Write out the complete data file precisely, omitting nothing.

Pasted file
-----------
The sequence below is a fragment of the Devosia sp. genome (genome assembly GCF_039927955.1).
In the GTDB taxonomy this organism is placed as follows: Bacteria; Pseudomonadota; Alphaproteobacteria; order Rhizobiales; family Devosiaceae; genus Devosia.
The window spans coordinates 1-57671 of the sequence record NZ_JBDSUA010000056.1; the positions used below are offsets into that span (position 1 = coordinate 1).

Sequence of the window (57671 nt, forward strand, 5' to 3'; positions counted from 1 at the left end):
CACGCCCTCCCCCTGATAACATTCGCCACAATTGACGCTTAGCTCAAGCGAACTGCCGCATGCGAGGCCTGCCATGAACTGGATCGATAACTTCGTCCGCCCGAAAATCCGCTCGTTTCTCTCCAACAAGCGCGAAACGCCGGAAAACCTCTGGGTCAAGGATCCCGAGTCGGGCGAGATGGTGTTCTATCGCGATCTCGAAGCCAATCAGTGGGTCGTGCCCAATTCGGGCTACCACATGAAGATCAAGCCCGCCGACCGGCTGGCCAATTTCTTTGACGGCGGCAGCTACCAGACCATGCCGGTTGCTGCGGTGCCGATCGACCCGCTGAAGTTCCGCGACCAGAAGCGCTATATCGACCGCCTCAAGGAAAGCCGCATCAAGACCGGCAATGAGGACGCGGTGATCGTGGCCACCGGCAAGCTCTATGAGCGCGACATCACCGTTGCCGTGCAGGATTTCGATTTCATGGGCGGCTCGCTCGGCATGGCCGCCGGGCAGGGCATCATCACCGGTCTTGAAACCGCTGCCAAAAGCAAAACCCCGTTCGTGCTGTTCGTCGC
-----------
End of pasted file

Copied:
The sequence below is a fragment of the Devosia sp. genome (genome assembly GCF_039927955.1).
In the GTDB taxonomy this organism is placed as follows: Bacteria; Pseudomonadota; Alphaproteobacteria; order Rhizobiales; family Devosiaceae; genus Devosia.
The window spans coordinates 1-57671 of the sequence record NZ_JBDSUA010000056.1; the positions used below are offsets into that span (position 1 = coordinate 1).

Sequence of the window (57671 nt, forward strand, 5' to 3'; positions counted from 1 at the left end):
CACGCCCTCCCCCTGATAACATTCGCCACAATTGACGCTTAGCTCAAGCGAACTGCCGCATGCGAGGCCTGCCATGAACTGGATCGATAACTTCGTCCGCCCGAAAATCCGCTCGTTTCTCTCCAACAAGCGCGAAACGCCGGAAAACCTCTGGGTCAAGGATCCCGAGTCGGGCGAGATGGTGTTCTATCGCGATCTCGAAGCCAATCAGTGGGTCGTGCCCAATTCGGGCTACCACATGAAGATCAAGCCCGCCGACCGGCTGGCCAATTTCTTTGACGGCGGCAGCTACCAGACCATGCCGGTTGCTGCGGTGCCGATCGACCCGCTGAAGTTCCGCGACCAGAAGCGCTATATCGACCGCCTCAAGGAAAGCCGCATCAAGACCGGCAATGAGGACGCGGTGATCGTGGCCACCGGCAAGCTCTATGAGCGCGACATCACCGTTGCCGTGCAGGATTTCGATTTCATGGGCGGCTCGCTCGGCATGGCCGCCGGGCAGGGCATCATCACCGGTCTTGAAACCGCTGCCAAAAGCAAAACCCCGTTCGTGCTGTTCGTCGC